Firms that boost female representation at the top often use such ‘organisational licencing’ to become complacent in recruiting more women, says study presented at the inaugural Professor Sucheta Nadkarni Research Seminar.
The study was presented 13 October at a webinar by co-author Dr Lionel Paolella, University Lecturer in Strategy & Organisation at Cambridge Judge Business School, in honour of a co-author of the paper, Professor Sucheta Nadkarni of Cambridge Judge, the Director of the Business School’s Wo+Men’s Leadership Centre who sadly passed away in October 2019. The webinar was the inaugural event in the Wo+Men’s Leadership Centre Professor Sucheta Nadkarni Research Seminar Series.
Here’s an opportunity to see his presentation and read key findings:
Hello, and welcome to the inaugural seminar of the Professor Sucheta Nadkarni Research Seminar series, hosted by the Women’s Leadership Centre at Cambridge Judge Business School. I’m Dr Jenny Chu, University Senior Lecturer at CJBS and Academic Director at the Women’s Leadership Centre.
Professor Sucheta Nadkarni was the Sinyi Professor of Chinese Management, and the first director of the WLC, and a dear friend and colleague to all of us at CJBS. Sucheta’s tragic passing a year ago was an immense loss to the Cambridge Judge community, to the WLC, and to me personally.
I was immensely grateful to her as a valued mentor and friend, and I was also tremendously inspired by Sucheta’s infectious passion for research. I’d always remember her infectious laugh when we were discussing our papers on governance and gender issues, and about our plans for the Centre, over, usually, a very delicious meal. In her memory, the WLC has created this research seminar series to honour Sucheta’s passion for research, and her generosity in mentoring junior colleagues like myself, and students, such as PhD students. Many of you, I know, are with us today, as well as Sucheta’s many co-authors, colleagues from the Academy.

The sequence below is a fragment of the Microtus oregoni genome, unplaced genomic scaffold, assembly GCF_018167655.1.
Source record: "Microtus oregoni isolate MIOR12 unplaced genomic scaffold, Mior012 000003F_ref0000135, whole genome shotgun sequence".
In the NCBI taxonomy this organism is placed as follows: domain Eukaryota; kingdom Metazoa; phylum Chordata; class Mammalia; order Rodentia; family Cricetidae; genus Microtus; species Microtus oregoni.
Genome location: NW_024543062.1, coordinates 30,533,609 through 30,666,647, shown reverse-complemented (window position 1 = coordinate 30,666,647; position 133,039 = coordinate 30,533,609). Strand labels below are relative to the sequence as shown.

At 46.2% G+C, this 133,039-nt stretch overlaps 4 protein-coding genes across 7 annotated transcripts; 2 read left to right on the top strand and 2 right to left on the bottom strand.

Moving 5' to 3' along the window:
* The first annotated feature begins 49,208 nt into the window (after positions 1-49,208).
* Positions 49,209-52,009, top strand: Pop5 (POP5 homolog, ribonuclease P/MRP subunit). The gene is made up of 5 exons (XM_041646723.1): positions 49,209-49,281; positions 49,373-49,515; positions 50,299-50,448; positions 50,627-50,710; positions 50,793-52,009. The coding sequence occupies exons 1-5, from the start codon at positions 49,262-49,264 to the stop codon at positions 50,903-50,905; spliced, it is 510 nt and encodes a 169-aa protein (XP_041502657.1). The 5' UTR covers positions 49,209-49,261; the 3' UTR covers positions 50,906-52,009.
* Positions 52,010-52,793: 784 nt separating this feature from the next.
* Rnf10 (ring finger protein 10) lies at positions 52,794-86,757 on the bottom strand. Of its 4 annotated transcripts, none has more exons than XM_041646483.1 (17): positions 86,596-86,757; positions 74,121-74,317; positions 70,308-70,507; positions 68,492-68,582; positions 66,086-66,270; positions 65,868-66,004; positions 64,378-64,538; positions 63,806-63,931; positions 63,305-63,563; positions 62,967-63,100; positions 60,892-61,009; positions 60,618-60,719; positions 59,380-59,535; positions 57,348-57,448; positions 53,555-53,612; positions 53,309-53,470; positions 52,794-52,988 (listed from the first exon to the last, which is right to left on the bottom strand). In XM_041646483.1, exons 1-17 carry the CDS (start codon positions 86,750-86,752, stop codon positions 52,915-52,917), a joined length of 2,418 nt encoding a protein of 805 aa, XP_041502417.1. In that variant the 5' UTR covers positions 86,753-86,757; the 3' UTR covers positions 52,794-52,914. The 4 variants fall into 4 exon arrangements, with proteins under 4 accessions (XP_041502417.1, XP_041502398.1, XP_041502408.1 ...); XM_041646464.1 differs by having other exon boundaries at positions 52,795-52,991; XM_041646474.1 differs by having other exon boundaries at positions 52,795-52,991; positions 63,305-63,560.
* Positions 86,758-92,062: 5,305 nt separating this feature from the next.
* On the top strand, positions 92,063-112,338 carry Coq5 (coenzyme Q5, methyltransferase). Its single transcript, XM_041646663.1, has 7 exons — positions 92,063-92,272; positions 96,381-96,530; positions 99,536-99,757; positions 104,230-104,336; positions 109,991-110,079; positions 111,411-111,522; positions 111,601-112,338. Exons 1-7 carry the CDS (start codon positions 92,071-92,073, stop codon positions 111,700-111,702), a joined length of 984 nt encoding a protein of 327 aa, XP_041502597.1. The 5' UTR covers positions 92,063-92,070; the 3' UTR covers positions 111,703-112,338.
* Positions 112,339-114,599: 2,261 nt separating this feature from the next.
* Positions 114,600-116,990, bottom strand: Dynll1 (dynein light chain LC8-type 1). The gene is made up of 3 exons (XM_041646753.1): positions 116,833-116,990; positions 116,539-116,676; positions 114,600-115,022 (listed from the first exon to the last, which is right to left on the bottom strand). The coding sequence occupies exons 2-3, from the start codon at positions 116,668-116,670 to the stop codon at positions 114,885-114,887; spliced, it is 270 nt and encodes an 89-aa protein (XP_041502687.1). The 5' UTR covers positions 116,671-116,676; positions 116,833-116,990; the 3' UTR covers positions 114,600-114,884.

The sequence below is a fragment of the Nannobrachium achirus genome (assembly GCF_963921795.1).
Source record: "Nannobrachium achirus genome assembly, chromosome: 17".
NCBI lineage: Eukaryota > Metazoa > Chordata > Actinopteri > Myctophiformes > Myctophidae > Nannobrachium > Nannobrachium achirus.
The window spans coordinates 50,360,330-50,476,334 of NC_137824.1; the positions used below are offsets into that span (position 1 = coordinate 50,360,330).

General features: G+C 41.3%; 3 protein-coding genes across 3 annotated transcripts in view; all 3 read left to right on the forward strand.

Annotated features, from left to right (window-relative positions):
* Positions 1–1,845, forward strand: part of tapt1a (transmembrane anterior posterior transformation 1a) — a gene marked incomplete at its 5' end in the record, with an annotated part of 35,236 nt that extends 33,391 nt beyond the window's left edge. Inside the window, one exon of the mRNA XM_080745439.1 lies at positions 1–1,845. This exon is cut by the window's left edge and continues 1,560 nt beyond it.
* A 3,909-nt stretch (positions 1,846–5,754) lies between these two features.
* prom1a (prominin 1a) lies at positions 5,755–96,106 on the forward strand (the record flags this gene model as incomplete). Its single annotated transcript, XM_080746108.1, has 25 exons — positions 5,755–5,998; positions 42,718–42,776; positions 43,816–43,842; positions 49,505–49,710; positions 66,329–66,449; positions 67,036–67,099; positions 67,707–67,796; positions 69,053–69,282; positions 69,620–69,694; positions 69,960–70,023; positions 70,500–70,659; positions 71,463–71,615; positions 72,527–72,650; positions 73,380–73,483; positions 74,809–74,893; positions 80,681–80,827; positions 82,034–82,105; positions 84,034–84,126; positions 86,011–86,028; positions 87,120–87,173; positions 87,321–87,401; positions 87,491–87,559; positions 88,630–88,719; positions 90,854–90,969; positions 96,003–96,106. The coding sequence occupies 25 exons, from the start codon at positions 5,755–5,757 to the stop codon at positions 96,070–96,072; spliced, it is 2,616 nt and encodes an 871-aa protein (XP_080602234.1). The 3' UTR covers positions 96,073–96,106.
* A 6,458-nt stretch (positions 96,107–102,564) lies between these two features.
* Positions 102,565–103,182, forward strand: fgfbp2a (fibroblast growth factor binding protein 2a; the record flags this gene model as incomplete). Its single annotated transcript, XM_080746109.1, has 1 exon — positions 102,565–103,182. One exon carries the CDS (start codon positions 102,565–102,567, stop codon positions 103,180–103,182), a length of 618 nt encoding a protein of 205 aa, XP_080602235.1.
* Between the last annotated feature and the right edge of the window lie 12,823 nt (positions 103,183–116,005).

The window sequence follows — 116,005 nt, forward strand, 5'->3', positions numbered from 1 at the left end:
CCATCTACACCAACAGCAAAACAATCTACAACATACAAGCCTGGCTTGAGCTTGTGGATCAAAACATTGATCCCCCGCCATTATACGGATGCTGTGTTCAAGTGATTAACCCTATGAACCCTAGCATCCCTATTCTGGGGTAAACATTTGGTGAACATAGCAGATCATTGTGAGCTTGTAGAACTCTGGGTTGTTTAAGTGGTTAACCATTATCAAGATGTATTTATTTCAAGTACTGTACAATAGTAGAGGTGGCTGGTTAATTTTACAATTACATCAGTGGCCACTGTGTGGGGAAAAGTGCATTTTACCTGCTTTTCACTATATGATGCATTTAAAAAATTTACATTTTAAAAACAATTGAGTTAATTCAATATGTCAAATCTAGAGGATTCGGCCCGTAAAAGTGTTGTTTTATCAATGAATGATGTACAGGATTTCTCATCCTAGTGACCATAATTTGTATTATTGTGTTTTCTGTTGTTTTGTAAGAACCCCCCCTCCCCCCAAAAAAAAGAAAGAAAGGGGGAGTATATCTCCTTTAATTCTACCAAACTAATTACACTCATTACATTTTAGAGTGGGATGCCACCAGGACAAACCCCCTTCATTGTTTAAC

Welcome to everyone. I’d also like to extend a special warm welcome to members of Sucheta’s family, and dear friends and supporters of the WLC, who are also joining us today. We have over 300 registrants for the seminar today I know we will make Sucheta very proud.
The format of today’s seminar is a 25-minute presentation, without interruption, followed by a 25-minute Q&A session. So without further ado, I’d like to introduce Dr Lionel Paolella, University Lecturer in Strategy and Organisation at CJBS. Lionel will present the paper that he was collaborating on with Sucheta at the time of her passing, “A Licence to Tick Off The Box: Female Representation in Top Management and Organisational Diversity Priority.” Lionel, you have the floor for the next 25 minutes.
Thank you very much, Jenny, for the invitation, and Tracey. I’m very happy to present this research. Started with Sucheta, and also my co-author, Priyanka, who couldn’t join, unfortunately, because she’s in maternity leave. So it’s a work in progress. I know the audience is kind of hybrid between academic and non-academic reports. I will try to be not very technical.
And it started, this paper with Sucheta, by the observation of a phenomenon that we see an increase of representation of woman in senior position, in senior leadership positions, but nothing has really changed at the bottom of organisation for female employees. It’s kind of understudied to realise that what happened at the bottom of the organisation. And I was working in a law firm context for another project, and it was a similar case with more female at the senior partner level, and nothing has changed for the first-year female associate.